• knowing the customer now (intent),
  • having the ability to touch the customer before they shop (publishing),
  • trust (consumer permission),
  • ability to run an advertising campaign,
  • ability to target consumers based upon insight,
  • ability to track consumer behavior after the campaign (redemption/purchase)
  • tracking requires ability to work with retailers

Yep.. that is a long, long list. What companies can do this today? Google, Apple, Amazon and Facebook.. with Google and Amazon 3-5 years ahead.

There are several strategies at play here today, but the biggest challenge is in obtaining real world intent. Several “Omni Channel” plays leverage online intent to create off line behavior to get around the real world data challenge (only if the consumer starts online).

  • Platform: Amazon, Apple, Google, Facebook
  • Retailer Focused: Square, Amex/Loyalty Partners PayBack Card, OminChannel, Paypal
  • Big Data: IBM, …
  • Big Government: NSA (meant for a laugh, please don’t add me to Echelon/PRISM)

Third Phase Summary

In this phase the Retail environment is not changing substantially, we are better using mobile to interact with consumers within the current retail and advertising constructs. Junk mail and random push messages are gone. Consumers are choosing to “trust” entities that consistently deliver RELEVANT VALUE. Services will be focus toward affluent consumers, as the focus of value will be around discretionary purchases. As efficiencies improve, we will begin to see a massive shift in advertising spend toward digital channels and specifically mobile.  The key for mobile monetization will be in Consumer Identity Arbitrage.. with Apple’s framework the clear leader.

Fourth Phase – Value Orchestration

I discussed this in Value Creation and Distributed Innovation, Static Strategies and the Rewiring of Commerce and in Future of Retail.

In this phase we will see real world changes to how Commerce is conducted, including: store formats (footprint, layouts, inventories), advertising, online/omni channel, customized products (by region and individual), local sourcing of goods, new intermediaries, brokering of: trust, identity, anonymity,…..etc.

Retailers and Mobile Network operators will begin to translate their distribution and data advantages into new platforms. Big data will be used to project your behavior, and recommendations will be targeted to you. I’m not going to go into much detail here, as this is where most of my big bets are…..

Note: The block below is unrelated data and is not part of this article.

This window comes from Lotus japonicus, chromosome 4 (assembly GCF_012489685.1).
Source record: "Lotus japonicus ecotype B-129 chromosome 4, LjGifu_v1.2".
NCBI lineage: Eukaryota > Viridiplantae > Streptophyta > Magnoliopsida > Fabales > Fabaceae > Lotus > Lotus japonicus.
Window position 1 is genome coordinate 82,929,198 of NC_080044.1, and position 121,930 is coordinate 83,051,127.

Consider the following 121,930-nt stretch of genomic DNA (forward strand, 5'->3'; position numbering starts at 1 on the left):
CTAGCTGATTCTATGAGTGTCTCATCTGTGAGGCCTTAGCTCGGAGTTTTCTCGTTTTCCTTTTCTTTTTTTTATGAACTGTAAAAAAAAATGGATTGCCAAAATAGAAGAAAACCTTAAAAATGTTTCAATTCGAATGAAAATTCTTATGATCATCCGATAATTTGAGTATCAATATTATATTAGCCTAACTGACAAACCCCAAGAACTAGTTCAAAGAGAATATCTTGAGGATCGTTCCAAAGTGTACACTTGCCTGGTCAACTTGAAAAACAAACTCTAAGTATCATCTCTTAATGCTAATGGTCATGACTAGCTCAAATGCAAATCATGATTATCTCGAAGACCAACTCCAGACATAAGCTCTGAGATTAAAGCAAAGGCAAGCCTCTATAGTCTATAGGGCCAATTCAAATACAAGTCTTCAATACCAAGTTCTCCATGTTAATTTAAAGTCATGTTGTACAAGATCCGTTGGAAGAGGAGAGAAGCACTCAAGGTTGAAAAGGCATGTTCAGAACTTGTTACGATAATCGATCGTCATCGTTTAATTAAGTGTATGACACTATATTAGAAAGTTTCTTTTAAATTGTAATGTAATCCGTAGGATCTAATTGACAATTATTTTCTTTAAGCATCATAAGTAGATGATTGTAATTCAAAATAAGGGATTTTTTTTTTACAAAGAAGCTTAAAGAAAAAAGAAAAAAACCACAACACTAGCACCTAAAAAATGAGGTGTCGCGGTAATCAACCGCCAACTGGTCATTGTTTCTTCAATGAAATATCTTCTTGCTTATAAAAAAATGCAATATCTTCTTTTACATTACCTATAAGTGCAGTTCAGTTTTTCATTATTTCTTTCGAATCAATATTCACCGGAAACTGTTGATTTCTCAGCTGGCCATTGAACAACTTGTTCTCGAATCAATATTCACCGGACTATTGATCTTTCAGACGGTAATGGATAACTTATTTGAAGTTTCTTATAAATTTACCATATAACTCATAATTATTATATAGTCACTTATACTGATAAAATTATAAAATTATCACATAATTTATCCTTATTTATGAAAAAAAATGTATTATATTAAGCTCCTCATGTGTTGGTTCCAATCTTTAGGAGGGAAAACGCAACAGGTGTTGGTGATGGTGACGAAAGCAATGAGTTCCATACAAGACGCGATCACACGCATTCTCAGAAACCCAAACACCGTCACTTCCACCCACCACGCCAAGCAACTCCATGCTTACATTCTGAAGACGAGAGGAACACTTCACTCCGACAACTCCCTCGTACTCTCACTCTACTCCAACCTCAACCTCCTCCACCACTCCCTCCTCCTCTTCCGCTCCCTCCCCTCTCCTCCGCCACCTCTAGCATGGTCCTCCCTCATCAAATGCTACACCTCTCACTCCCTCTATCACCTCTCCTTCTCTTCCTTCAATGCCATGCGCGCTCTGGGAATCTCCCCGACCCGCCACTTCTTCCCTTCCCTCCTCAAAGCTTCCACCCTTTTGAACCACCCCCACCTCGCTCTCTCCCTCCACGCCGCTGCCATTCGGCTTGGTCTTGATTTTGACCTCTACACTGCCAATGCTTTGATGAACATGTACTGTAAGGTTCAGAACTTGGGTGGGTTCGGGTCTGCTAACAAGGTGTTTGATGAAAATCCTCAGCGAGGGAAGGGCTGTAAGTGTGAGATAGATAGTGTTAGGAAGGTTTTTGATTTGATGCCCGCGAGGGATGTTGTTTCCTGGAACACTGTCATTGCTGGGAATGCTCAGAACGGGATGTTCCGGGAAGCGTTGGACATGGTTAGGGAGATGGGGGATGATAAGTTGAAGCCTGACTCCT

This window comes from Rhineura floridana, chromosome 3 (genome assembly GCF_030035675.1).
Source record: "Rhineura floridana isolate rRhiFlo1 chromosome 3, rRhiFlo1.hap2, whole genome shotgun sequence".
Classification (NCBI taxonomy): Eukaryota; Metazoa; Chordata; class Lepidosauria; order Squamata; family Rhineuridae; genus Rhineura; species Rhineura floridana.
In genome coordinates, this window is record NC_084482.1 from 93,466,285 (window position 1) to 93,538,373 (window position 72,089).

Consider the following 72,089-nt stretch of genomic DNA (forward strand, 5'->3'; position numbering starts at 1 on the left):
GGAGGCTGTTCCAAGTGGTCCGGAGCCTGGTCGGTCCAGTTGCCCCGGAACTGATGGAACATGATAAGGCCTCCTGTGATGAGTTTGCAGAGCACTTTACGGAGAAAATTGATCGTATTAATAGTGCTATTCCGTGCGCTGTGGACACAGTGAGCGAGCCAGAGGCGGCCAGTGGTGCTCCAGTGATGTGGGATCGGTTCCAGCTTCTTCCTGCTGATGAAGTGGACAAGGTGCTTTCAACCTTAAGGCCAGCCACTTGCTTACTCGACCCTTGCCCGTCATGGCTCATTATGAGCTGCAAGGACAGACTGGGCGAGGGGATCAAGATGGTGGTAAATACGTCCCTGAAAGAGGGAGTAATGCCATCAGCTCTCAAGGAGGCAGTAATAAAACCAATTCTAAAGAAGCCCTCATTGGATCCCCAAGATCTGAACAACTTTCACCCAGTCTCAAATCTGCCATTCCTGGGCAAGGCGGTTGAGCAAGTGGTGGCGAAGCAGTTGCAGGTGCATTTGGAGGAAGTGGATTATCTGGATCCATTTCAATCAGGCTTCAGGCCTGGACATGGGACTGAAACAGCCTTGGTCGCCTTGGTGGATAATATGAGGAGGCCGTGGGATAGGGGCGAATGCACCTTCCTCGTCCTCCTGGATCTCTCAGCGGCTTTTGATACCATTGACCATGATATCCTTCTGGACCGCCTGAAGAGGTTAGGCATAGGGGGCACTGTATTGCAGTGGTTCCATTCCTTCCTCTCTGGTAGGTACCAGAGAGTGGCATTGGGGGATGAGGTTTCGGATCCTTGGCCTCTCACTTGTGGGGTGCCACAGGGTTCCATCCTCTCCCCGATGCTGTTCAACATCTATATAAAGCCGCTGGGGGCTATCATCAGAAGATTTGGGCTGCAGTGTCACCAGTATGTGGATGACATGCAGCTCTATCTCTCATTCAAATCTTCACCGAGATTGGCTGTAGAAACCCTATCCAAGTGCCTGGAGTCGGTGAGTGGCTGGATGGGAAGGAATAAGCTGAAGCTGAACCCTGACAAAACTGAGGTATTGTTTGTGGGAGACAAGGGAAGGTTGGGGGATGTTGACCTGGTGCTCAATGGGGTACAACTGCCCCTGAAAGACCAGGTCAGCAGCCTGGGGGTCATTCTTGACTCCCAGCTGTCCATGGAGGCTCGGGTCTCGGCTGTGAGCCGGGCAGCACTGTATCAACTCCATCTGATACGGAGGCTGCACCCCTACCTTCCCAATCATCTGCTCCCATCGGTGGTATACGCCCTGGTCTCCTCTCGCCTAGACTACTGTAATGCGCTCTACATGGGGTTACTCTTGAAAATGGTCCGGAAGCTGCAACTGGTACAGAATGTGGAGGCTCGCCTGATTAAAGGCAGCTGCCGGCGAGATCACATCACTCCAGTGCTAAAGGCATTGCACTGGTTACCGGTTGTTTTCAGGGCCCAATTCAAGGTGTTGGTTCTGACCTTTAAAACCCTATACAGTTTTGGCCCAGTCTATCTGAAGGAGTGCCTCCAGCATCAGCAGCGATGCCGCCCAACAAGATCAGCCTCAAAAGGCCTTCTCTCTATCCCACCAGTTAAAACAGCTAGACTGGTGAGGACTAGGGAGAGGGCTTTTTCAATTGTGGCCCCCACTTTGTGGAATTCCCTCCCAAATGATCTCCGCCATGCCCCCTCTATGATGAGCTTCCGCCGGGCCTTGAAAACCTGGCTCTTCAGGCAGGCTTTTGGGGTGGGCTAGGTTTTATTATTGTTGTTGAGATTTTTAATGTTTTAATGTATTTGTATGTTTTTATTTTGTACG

This is not a good wrap up.. but I have work to do.

Next Blog: Targeting and Attribution

Token Activity – 10 Approaches?

11 December 2013

I’m preparing for a few institutional investor chats next week in NYC and thought it was time to update my view on the payment landscape. Summary: much chaos and noise, with existing players throwing sand in everyone else’s gears… lots of energy.. but NO HEAT. This blog contains a brief inventory of initiatives I’m aware of. One of the reasons I do this is to solicit further dialog from blog readers.. so your thoughts are always appreciated. It is very difficult for small companies to identify activities which will impact them.. turns out that most non banks and even Visa and MA are ill informed on some of these as well.

In my June Blog Tokens: Merchant Options, and September blog Money 2020: Tokens and Networks I laid out 5 token initiatives.. we have now almost doubled..

The key differentiation between these Token initiatives is WHERE the translation occurs (Wallet, POS, Processor, Network, Issuer).  Translation is also referred to as DIRECTORY, which I define as the mapping of consumer information to payment information (see blog Battle of Cloud Part 1). The owner of the consumer directory is the winner in all of this, as the value of payment pales in comparison to the value of data and the consumer relationship. This is the core of the token battle

Inventory is for POS payments only. 

Token schemes

  • Form A (TCH Pilot – Processor Translation)
    • Consumer Directory: Bank
    • Token is presented to Merchant at POS (QR code, NFC, Barcode, …)
    • POS forwards token to Merchant processor (ie Elavon)
    • Elavon translates token into card through TCH service
    • TCH can resolve token directly (switch to network), or forward to participating bank for resolution (switch to network)
    • Issuer sends Authorization to Elavon
    • POS settlement
    • Patent issues surrounding merchant processor translation of tokensTCH Scheme